RTA Stats That Make You Think Twice!

RTA stats that make you think twice!

For those bikers passionate about the feel of the open road beneath their wheels; being able to see some of the most beautiful scenic routes in the UK; and having the feeling of complete escapism; often the last thing on their mind is the number of motorbike accidents that occur every year in the UK.

According to figures provided by the Home Office, in 2012, there were 195,723 reported casualties on the roads of Great Britain, including 1,754 fatalities and 23,039 serious casualties.  Despite these high figures however, there has been a proven reduction in fatalities on the roads.  In 2012 there was an 8% reduction in the number of people killed compared with 2011, and the number of people seriously injured in road accidents fell slightly (0.4%) compared with the previous year.

Of these figures, out of all of the road fatalities in 2012, 19% of those killed on the roads were riders or passengers of motorcycles; with 316 fatalities, 5104 serious injuries, and 18,618 injuries in total of all severities.

In 2012, there were a total of 516 moped riders (motor cycle riders 50cc and under) killed or seriously injured, and shockingly of these, 45% were aged 17 or under.  For motorcyclists (over 50cc), the age group with the highest number of injuries and fatalities were the 25-59 age group, with 2951 casualties.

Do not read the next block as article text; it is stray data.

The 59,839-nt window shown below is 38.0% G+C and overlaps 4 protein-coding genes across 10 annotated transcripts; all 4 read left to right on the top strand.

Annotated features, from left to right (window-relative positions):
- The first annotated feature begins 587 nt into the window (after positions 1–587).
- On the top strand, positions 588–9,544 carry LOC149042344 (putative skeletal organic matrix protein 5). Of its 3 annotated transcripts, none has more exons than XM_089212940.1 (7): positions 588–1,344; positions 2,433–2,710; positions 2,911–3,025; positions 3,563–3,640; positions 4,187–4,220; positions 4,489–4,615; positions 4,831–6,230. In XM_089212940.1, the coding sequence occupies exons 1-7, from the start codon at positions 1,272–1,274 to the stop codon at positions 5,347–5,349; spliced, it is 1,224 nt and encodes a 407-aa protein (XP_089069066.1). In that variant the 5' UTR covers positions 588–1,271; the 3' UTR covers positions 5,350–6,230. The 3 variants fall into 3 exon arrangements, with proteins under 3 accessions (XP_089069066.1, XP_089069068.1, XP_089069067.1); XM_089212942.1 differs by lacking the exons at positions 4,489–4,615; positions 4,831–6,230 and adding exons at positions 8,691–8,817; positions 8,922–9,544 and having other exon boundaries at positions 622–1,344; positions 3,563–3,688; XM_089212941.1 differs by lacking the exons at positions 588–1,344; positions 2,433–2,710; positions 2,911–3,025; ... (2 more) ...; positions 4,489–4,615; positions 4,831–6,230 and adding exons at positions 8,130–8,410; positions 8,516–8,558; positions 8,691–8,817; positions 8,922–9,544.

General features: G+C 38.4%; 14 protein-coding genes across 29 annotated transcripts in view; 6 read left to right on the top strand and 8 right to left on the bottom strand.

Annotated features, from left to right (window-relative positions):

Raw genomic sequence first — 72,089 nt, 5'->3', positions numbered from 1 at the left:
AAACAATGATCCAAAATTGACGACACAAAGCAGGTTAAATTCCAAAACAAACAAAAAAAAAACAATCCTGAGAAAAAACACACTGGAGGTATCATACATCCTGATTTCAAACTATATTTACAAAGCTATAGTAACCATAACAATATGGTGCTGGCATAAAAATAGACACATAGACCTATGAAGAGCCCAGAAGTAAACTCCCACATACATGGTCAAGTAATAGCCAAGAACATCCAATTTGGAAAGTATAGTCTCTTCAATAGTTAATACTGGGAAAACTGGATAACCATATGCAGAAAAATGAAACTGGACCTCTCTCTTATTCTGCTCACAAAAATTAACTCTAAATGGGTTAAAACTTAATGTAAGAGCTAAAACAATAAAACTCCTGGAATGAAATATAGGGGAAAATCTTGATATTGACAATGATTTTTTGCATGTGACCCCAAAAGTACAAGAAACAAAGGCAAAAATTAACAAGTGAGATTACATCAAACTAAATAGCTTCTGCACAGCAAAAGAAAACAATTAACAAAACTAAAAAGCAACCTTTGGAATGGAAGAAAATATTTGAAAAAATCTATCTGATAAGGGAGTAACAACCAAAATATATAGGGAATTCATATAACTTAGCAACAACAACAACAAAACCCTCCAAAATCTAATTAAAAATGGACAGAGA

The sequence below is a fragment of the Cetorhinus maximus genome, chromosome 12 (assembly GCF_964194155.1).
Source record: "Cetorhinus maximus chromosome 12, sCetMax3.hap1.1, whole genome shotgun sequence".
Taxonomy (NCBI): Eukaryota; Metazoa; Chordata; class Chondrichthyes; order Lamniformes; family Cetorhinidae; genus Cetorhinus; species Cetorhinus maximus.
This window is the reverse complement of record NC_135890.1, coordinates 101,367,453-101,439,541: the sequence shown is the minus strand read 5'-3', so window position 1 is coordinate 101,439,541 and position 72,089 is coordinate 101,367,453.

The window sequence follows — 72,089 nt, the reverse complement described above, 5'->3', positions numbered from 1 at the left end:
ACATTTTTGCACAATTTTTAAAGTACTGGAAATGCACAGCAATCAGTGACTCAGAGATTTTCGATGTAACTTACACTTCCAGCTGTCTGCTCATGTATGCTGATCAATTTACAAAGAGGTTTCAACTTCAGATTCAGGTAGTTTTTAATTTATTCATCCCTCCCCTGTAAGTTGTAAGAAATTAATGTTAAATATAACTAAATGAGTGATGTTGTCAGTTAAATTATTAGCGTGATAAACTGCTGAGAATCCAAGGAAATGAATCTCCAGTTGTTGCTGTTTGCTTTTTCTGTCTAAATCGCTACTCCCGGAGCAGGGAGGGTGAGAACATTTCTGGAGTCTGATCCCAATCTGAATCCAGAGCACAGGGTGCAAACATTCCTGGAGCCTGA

One of the most shocking facts however when it comes to motorcycle accidents in the UK is that unbelievably around 80% of these are caused by someone else’s negligence.  Unlike drivers and passengers of other vehicles, motorcyclists are not offered the same protection when driving; and without the protections of seat belts, side impact bars and airbags, motorcyclists are therefore incredibly vulnerable.  Because of this, statistics show that they are 40 times more likely to be killed on the road then a car driver or passenger.

According to Accident Statistics for Great Britain, 48% of crashes between motorbikes and cars were the result of the car driver failing to look properly.  In fact, failing to look properly was the most frequent cause of crashes for all vehicles except motorcyclesStatistics show that motorcyclists were most likely to crash through ‘loss of control’, due to road and weather hazards; and also most likely to be the victim of someone else failing to look.

These statistics show that despite the reduction in the number of road traffic accidents in the UK, statistically there is still a huge risk for motorcyclists, who are often injured or killed through no fault of their own.

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